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"First, I will be on the pub l ic ity committee; I fee l ath letics aren't getting enough p u bl icity and we need more school spirit. "Second , I will promote athletics for al l students on campus. "Third, I will be working with the coac hes checking e l igibility. " Bill Toomey who played football fo u r years and track four years at Fallbrook and has part icipated in footba ll and track t h is year at Palomar, a nn oun· ced hi s p la n s: " I wi ll co n nect a nd represent t h e athl etic departmen t to t he student cou nc il. " We need somebody to give t he fee li ngs of th e athl etes to t h e co uncil a nd th e stu d ent body."
Fritz Ziegenfuss of San Diego was a big threat to Palomar as he hit a perfect eight for eight on free throws and totaled 18 for the evening. Other Palomar cagers who scored during the game were: John Stanley, 8; George Hartfiel, 7; Mike Walters, 6; Ed Vita le, 5; and Roger Riolo, 2.
Pagakis Still Searching For More Wrestlers; 157 Wt. Remains Blank
Bill Gordon said he planned on bringing the matter to the council 's attention on Monday. Their decision was not known a t press time.
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E D VITALE jumps a b ove a melee of OceansideCarlsbad cage rs to dunk t he ca saba into the n et for a n ot h er two. Pa lo m a r sma shed OCJC in t he league op e n er la st Sa t· urday. TELESCOPE PHOTO BY RAY TIEDJ E.
Other Comets who hit into the double figures for the evening were Boyd Galland, who was running neck and neck with Williams for scoring honors until he left the game on fouls with 15 points to his credit~ and Ted Repa who netted 1l points including a fine seven for eight record on free throws.
The tale was much the same on Thursday night at 7:00 when the 9 men of the squad pulled off 3 pins for 15 points and two decisions for an additional 6 points. If a tenth man in the 157 weight class had been present the score, 21-23 , could have been a tie or a win for Palomar. Coach Chris Pagakis's men are a fair sample of past wrestling champs, with a fair record on the mats. Ken Imaizumi, 115, the lightweight on the team was captain of the Escondido High School wrestlers, and has won all of his matches. Lee Levy, 137, the State High School champ has done well. Jim Craig, 191, has also won three matches. The difficult heavyweight class has often been dominated by Greg Arnold. As most sports, wrestling has injuries as part of the game, an example of this is Jim Hundley, county high school champ from last year, who has had knee problems resulting in a knee operation. Coach Pagakis once again is calling for wrestlers, big, small , even inexperienced . Let us show the interest in a sport, which men have followed for ages. Next mat meet for Palomar will be Monday, the 15th in the Dome at 7 p.m . against Citrus.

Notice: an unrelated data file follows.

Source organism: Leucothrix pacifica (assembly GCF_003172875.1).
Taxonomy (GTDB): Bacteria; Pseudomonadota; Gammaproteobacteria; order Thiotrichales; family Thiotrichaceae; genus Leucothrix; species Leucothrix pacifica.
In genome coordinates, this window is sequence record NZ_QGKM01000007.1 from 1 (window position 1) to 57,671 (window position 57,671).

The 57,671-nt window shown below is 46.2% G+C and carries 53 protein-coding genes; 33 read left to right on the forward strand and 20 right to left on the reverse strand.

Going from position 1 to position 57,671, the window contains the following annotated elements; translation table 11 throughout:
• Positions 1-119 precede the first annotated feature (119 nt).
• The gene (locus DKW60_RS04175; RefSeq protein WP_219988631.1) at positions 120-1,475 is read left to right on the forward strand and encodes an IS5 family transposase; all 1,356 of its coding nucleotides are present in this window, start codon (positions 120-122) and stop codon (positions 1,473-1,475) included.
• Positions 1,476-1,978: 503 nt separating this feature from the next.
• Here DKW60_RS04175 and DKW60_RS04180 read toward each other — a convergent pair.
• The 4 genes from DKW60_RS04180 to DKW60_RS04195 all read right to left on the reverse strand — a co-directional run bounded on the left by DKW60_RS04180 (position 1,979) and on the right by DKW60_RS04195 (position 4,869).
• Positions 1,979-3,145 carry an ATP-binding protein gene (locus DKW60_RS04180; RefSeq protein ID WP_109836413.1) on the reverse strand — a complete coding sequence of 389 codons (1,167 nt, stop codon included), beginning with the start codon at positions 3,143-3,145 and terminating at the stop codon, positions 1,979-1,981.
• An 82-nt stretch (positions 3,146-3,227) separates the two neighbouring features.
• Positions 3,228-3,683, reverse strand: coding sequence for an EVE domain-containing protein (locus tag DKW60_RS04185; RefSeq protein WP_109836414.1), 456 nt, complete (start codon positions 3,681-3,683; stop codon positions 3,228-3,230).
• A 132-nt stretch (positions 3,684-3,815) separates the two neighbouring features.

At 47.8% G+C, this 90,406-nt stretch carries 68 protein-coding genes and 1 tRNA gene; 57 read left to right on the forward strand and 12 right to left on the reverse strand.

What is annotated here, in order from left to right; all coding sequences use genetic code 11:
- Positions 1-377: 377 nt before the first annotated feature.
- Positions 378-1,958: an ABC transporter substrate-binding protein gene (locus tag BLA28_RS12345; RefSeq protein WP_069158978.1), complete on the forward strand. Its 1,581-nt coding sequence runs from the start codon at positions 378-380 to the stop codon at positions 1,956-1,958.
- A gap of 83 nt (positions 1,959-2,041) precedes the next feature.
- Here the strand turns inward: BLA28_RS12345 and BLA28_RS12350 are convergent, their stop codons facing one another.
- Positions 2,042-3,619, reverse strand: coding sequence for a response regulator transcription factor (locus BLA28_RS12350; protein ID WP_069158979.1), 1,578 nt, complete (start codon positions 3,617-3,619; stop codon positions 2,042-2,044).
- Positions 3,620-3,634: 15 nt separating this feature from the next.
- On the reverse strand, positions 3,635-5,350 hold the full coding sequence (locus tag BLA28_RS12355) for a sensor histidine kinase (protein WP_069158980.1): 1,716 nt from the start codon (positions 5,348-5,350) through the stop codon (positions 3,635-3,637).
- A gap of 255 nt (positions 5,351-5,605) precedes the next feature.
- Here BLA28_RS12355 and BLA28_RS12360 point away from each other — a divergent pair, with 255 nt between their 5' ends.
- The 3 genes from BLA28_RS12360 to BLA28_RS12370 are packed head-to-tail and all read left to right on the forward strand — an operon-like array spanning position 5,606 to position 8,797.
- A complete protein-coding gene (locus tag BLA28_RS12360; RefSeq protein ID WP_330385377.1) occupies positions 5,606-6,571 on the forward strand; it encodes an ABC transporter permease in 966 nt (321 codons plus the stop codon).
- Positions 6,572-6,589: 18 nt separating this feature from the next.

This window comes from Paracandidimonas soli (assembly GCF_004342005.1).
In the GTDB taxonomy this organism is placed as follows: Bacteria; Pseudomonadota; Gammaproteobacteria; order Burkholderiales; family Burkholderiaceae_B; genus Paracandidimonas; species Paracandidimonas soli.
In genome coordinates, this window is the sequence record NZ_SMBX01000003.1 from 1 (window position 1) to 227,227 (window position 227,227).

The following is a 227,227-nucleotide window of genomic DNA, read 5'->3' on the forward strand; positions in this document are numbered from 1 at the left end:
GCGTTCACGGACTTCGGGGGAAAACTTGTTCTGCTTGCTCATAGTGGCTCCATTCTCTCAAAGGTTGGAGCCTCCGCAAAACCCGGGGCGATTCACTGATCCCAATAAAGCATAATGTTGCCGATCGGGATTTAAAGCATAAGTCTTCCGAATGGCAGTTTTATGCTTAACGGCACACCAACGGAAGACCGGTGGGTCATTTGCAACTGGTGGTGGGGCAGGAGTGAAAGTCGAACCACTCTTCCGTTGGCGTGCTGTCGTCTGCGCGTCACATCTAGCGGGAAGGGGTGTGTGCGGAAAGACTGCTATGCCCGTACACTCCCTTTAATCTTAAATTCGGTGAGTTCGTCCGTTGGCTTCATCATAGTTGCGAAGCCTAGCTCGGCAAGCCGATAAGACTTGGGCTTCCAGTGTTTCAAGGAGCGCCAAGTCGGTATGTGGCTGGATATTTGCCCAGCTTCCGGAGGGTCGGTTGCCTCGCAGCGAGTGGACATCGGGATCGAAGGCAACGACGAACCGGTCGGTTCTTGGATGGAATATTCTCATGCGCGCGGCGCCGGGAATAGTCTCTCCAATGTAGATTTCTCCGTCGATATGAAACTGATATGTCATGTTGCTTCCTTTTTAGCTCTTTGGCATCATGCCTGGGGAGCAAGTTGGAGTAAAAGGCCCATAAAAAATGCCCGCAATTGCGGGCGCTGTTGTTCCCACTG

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The Telescope 14.09 The Telescope Newspaper / Volume 14 / Issue 09 / Jan 11, 1962 / the-telescope.com